During the trek, Lee’s guide led them rough terrain and his forces were separated. He lost track of about 200 Virginia soldiers and was forced to replan his attack. Paulus Hook was surrounded on two sides by water and by marshland on the rest. A single causeway crossed the marsh, which flooded with high tide. Once they arrived at the marsh, and already delayed by the guide’s route, it was nearly 3 am and the tide was rising. The soldiers were forced to wade in marshland in water up to their chests in some places, ruining their ammunition. When the time for the attack came, Lee ordered everyone to draw their bayonets instead.

 

When the attack began, the patriots quickly overtook the outer defenses of the fort, forcing some of the soldiers to retreat into a redoubt. Sleeping quarters were quickly surrounded and many were taken captive. Within half an hour, 159 prisoners were taken and 50 more British soldiers were killed or wounded, while only 5 patriots were killed or injured.

 

Unable to take a redoubt where several Hessian soldiers were barricaded and unable to break into its powder magazine, Lee ordered a retreat before reinforcements from New York City arrived. When they arrived at the designated location where the boats were supposed to pick them up, they found no one. The officer in charge had sent the boats back, thinking the mission had been called off due to the late hour. Instead, Lee was forced to march his men back to New Bridge, with British soldiers in pursuit. Eventually, he was reinforced by some of the Virginia soldiers he lost track of earlier and by another large force sent by General Stirling.

 

For his bravery at the Battle of Paulus Hook, Major Lee was commended by Congress and awarded a gold medal, the only such award given by Congress during the war to anyone with a rank lower than general. Later, Paulus Hook would be the last outpost in New Jersey to be abandoned by the British at the end of the war.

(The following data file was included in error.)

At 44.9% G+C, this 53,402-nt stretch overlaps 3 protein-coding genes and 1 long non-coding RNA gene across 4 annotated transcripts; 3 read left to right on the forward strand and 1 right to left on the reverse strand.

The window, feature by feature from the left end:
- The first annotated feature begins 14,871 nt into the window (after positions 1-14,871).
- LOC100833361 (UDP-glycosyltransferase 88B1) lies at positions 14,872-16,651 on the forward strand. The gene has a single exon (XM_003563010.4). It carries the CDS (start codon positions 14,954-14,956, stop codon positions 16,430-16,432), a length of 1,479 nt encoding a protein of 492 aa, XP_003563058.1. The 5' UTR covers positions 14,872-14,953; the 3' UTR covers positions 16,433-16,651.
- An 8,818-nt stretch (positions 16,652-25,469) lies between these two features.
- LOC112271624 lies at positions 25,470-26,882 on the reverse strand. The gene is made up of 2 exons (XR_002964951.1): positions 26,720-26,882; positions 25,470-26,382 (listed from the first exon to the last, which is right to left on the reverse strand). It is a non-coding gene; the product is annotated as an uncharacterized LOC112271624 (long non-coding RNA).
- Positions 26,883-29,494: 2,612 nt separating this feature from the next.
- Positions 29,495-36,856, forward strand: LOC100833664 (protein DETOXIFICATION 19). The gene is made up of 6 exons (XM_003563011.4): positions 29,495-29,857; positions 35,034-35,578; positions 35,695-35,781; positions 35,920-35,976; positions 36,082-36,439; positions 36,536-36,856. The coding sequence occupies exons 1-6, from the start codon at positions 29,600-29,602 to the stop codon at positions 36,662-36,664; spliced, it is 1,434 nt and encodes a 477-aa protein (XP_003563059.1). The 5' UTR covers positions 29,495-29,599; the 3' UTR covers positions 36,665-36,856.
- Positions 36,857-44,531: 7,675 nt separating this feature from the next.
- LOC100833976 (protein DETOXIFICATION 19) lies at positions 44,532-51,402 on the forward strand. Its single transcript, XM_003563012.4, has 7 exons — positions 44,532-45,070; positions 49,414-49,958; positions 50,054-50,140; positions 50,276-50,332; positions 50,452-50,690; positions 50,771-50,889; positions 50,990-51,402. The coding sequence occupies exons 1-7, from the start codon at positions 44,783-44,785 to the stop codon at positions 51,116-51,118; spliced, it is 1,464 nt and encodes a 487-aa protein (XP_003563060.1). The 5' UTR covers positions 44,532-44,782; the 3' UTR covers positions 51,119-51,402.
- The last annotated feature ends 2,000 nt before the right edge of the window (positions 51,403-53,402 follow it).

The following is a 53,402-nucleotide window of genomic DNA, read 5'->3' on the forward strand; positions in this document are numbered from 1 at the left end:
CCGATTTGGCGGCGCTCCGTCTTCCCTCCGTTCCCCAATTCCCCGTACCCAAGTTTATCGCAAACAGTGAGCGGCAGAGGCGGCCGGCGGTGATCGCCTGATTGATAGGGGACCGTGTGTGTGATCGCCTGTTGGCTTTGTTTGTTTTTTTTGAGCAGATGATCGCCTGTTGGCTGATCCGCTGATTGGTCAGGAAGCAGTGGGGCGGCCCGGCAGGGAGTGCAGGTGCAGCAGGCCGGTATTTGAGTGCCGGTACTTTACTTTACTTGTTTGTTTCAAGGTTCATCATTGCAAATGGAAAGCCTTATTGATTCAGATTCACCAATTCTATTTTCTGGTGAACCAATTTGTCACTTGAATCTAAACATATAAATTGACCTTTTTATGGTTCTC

http://www.revolutionary-war-and-beyond.com

 

Jack Manning

Secretary General

National Society Sons of the American Revolution

www.sar.org

 

"Let us recollect that peace or war will not always be left to our option; that however moderate or unambitious we may be, we cannot count upon the moderation, or hope to extinguish the ambition of others."
Alexander Hamilton (1788)

Thomas Sumter is routed at the Battle of Fishing Creek

Thomas Sumter is routed at the Battle of Fishing Creek

 

On this day in history, August 18, 1780, Brigadier General Thomas Sumter is routed at the Battle of Fishing Creek. Sumter had been engaged in harassing British supply lines in early August while British Lieutenant General Charles Cornwallis and American Major General Horatio Gates maneuvered their armies toward Camden, South Carolina.

 

When Gates was completely routed at Camden, he sent messengers to Sumter who was approximately 40 miles east, to rendezvous in Charlotte, North Carolina. Sumter turned his army around and started heading north up the Wateree River, but the going was slow because he was transporting dozens of captured British supply wagons, hundreds of horses and over 100 prisoners.

           

When General Cornwallis learned of Sumter’s movements, he immediately dispatched Lieutenant Colonel Banastre Tarleton with 350 soldiers to capture him. Sumter and Tarleton, who had burned Sumter’s house to the ground earlier in the summer, were archrivals.

 

While pursuing Sumter, Tarleton characteristically drove his men to the point of exhaustion and had to leave more than half of them behind when he arrived at Sumter’s still smoldering camp at Rocky Mount on the 17th. He took 160 of the most capable men, most on horseback, and continued the pursuit.

 

Sumter did not receive any intelligence regarding Tarleton’s location on the morning of the 18th and inexplicably called a halt so his men could rest, placing only two sentries in the direction he last knew Tarleton to be. When Tarleton’s band surprised the sentries they were both killed and unable to warn Sumter’s camp.

 

Tarleton came upon Sumter’s camp to the northwest of the confluence of Fishing Creek and the Catawba River, hence the name, the Battle of Fishing Creek, also sometimes called the Battle of Catawba River. It was around noon and most of Sumter’s men were sleeping or cooking. Some had gone off to a nearby plantation. Their guns lay in a huge pile in the middle of the camp. Sumter was napping underneath a wagon.

 

Tarleton ordered an immediate charge. His cavalry was into the middle of the camp and in control of all the weapons before the Americans hardly knew what was happening. Many were cut down as they stood up to defend themselves. The rest scattered and a brawl began. Over 300 Americans were captured and 150 were killed. All the British prisoners were released and the captured supply wagons and horses secured. Sumter escaped on a horse with no saddle and rode all the way to Charlotte where he arrived alone.